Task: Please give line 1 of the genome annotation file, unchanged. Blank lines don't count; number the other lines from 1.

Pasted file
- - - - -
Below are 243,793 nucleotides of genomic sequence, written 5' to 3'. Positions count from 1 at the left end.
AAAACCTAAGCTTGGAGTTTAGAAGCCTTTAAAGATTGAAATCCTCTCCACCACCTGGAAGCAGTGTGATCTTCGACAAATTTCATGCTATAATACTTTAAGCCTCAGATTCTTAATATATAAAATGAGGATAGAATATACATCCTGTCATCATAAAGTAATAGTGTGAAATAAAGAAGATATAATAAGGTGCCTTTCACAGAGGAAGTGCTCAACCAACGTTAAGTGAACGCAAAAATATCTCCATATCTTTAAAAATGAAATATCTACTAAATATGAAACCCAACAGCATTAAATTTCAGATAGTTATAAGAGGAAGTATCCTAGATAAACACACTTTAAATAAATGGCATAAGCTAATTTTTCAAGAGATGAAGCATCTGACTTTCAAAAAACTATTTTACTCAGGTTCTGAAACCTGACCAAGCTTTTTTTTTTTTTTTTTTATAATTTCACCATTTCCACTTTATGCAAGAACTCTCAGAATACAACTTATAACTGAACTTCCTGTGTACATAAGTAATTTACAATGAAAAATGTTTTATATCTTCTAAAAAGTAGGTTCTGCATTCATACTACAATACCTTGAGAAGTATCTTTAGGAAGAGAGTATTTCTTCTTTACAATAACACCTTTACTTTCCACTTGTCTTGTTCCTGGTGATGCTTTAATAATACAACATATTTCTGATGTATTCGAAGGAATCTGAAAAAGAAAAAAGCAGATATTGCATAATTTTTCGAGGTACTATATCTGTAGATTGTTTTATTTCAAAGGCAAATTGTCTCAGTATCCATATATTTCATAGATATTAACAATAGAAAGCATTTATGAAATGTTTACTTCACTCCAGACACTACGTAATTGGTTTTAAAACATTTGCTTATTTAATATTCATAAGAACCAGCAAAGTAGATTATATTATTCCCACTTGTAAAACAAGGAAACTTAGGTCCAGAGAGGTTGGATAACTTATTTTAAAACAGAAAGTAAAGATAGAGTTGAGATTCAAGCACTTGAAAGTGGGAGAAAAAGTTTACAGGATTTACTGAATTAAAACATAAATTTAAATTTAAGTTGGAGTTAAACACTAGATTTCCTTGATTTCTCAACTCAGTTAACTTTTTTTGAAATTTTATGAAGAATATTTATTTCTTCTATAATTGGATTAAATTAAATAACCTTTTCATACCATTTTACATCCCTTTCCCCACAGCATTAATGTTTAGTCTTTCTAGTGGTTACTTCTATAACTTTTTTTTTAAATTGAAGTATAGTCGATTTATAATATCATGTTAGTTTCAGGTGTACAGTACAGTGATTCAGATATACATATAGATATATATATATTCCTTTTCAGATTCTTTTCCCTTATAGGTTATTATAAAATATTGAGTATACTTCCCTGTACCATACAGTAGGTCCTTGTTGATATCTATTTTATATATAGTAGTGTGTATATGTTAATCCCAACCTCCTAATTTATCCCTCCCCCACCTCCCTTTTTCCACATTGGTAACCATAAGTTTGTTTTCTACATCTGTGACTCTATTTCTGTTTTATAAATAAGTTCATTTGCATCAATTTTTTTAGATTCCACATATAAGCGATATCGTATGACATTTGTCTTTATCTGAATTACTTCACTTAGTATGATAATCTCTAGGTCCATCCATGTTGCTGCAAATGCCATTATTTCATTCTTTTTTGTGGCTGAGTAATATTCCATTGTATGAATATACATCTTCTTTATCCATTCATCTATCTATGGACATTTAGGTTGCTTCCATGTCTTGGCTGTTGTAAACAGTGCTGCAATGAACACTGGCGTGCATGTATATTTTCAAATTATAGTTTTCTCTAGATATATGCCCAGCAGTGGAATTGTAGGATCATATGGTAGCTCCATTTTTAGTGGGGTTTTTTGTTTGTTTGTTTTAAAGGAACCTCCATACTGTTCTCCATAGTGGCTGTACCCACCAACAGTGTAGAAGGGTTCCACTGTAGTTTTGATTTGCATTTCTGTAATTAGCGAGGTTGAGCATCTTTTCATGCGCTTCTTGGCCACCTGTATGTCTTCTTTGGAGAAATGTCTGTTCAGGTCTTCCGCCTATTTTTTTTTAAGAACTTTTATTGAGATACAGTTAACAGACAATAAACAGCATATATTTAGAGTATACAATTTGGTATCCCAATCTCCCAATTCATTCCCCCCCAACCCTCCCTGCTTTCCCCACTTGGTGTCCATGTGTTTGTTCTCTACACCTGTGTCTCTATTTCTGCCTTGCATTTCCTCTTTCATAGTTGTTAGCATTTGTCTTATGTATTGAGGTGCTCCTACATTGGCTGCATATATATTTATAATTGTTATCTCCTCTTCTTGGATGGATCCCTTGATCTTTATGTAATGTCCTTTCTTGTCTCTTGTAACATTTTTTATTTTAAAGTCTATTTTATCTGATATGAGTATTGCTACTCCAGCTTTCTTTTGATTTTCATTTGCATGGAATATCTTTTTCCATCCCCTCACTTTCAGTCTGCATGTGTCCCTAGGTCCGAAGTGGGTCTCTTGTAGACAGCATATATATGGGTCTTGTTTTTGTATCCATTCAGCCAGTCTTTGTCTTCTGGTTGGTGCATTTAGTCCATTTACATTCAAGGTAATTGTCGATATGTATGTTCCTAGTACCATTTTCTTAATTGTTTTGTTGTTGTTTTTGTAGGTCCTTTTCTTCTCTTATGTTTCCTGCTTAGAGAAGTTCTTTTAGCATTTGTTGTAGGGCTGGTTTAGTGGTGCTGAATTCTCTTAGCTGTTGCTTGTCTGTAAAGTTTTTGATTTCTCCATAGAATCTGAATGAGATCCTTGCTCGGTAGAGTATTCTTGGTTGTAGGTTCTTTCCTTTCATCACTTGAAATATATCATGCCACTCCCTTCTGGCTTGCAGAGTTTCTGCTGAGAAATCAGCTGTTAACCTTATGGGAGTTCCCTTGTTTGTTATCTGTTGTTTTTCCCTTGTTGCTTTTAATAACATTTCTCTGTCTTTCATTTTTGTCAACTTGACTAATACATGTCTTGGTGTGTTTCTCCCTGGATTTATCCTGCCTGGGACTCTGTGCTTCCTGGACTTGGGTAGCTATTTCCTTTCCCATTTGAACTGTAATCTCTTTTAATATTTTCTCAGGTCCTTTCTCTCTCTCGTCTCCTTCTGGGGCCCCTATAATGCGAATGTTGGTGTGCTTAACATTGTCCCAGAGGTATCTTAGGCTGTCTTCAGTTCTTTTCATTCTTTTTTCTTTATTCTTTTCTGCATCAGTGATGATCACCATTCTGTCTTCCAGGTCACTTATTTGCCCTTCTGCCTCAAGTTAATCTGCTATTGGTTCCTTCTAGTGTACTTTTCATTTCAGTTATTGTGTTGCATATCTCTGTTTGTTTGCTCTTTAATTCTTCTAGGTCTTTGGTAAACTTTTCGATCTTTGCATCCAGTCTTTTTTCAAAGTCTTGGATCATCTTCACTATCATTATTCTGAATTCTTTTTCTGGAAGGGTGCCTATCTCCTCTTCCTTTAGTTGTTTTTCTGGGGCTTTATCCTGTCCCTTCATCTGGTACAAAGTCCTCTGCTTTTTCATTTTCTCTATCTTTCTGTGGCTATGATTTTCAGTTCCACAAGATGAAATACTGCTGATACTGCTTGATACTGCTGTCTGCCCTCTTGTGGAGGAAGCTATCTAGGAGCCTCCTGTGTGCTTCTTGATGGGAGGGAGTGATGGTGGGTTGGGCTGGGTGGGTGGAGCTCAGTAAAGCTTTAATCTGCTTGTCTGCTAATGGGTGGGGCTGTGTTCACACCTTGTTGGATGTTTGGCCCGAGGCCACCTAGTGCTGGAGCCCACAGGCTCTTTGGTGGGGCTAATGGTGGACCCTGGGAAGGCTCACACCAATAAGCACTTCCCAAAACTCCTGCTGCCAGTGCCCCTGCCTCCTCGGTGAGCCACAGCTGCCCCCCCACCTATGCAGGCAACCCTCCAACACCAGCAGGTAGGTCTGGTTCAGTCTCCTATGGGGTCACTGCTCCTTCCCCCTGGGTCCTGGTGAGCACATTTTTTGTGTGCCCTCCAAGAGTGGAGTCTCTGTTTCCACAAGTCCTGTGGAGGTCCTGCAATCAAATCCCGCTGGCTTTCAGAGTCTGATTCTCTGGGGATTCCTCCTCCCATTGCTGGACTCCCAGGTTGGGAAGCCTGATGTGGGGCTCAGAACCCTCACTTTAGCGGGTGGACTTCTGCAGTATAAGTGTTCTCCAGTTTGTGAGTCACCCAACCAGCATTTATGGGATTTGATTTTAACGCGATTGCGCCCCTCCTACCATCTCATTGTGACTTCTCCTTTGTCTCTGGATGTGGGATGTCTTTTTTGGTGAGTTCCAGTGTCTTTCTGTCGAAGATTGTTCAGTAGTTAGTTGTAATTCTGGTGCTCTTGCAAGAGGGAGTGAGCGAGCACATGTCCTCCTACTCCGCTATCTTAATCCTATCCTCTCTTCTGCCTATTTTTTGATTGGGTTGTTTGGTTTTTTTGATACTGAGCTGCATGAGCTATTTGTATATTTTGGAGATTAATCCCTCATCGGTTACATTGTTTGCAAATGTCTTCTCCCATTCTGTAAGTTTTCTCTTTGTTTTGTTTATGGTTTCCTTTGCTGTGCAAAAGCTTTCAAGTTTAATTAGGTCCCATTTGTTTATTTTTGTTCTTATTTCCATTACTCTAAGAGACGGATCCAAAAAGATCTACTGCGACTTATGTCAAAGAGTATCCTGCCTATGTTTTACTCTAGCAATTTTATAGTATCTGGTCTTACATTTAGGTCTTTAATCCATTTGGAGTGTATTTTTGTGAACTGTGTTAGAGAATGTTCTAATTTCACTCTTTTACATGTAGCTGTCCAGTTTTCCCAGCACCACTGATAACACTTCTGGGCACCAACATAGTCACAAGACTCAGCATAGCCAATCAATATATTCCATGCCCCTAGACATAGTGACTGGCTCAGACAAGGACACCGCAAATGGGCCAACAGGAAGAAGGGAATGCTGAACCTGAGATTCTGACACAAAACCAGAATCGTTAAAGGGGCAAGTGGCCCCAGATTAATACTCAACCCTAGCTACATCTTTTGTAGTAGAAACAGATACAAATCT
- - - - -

Below are 243,793 nucleotides of genomic sequence, written 5' to 3'. Positions count from 1 at the left end.